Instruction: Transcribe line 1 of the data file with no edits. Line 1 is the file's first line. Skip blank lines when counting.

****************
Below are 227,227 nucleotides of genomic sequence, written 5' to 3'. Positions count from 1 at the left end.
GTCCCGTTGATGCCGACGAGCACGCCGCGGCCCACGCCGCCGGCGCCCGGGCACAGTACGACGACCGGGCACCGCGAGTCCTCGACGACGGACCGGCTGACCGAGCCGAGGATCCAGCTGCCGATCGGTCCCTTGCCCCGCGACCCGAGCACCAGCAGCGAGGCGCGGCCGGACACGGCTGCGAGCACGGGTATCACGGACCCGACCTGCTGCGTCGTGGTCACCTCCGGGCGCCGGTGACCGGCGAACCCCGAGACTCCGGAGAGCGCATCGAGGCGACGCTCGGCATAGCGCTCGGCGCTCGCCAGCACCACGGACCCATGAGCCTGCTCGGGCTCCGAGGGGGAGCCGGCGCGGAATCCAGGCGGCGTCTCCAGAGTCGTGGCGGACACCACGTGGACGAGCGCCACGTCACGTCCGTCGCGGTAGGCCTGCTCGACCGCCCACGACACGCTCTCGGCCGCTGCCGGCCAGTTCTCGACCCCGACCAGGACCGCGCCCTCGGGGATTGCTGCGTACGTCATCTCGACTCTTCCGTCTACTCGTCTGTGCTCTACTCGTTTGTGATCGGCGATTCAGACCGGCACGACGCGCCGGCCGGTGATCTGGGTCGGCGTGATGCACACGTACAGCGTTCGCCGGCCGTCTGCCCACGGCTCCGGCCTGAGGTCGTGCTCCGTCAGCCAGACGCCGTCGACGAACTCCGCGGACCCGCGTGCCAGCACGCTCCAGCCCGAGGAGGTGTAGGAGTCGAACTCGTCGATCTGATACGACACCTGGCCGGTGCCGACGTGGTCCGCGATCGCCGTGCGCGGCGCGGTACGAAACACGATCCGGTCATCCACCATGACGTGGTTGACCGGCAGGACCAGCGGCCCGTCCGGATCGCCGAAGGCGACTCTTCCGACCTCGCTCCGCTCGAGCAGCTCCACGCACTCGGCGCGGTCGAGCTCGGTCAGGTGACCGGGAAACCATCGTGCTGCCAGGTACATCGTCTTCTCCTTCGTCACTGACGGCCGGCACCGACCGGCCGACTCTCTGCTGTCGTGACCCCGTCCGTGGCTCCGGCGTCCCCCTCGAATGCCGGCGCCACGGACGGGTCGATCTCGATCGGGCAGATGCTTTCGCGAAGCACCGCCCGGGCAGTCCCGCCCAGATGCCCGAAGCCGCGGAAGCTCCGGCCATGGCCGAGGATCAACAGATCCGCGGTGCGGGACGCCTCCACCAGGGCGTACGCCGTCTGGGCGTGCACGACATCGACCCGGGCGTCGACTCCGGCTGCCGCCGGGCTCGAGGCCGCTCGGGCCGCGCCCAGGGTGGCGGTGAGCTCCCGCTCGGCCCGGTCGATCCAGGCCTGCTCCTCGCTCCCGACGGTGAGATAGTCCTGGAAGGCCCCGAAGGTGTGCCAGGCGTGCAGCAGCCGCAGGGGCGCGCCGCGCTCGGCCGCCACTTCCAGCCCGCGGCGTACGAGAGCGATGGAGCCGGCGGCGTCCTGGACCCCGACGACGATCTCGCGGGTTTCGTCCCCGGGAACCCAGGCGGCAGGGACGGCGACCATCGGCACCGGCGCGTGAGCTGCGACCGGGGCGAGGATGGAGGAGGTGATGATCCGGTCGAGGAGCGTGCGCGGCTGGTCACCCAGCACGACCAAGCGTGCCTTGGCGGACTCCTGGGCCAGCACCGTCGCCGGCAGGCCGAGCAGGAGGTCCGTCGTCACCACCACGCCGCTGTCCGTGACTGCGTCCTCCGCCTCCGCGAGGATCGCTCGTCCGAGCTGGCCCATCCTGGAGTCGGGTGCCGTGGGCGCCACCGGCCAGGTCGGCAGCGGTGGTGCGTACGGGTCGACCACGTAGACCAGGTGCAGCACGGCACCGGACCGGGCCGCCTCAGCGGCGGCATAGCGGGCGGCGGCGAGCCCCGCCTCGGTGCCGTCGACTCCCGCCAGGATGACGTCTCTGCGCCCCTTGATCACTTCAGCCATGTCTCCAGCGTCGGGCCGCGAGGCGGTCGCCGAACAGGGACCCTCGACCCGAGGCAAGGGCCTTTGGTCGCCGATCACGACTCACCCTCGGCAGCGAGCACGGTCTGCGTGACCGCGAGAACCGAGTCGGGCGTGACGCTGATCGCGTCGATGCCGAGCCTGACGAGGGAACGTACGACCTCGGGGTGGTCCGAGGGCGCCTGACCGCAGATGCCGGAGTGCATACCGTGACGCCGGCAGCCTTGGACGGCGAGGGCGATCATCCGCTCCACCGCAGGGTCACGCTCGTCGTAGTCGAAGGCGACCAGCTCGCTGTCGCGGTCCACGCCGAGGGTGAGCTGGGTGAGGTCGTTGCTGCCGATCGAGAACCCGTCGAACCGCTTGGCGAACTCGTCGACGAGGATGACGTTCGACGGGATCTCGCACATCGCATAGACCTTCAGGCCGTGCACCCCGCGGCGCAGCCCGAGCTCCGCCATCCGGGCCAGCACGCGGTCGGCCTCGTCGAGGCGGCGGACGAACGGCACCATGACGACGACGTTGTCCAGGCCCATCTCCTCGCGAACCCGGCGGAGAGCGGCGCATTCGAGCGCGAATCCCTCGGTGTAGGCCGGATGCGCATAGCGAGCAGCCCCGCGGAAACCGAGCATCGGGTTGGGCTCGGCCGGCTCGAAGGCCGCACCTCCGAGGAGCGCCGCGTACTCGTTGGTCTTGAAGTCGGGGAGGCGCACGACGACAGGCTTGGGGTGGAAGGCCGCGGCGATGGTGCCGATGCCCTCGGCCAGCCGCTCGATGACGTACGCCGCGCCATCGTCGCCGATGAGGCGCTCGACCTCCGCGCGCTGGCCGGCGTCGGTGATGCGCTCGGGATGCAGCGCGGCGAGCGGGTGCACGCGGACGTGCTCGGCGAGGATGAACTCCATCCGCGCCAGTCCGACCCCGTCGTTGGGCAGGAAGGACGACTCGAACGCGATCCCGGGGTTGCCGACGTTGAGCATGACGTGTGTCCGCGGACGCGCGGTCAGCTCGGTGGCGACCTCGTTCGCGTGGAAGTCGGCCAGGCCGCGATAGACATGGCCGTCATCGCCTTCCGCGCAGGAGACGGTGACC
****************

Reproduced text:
Below are 227,227 nucleotides of genomic sequence, written 5' to 3'. Positions count from 1 at the left end.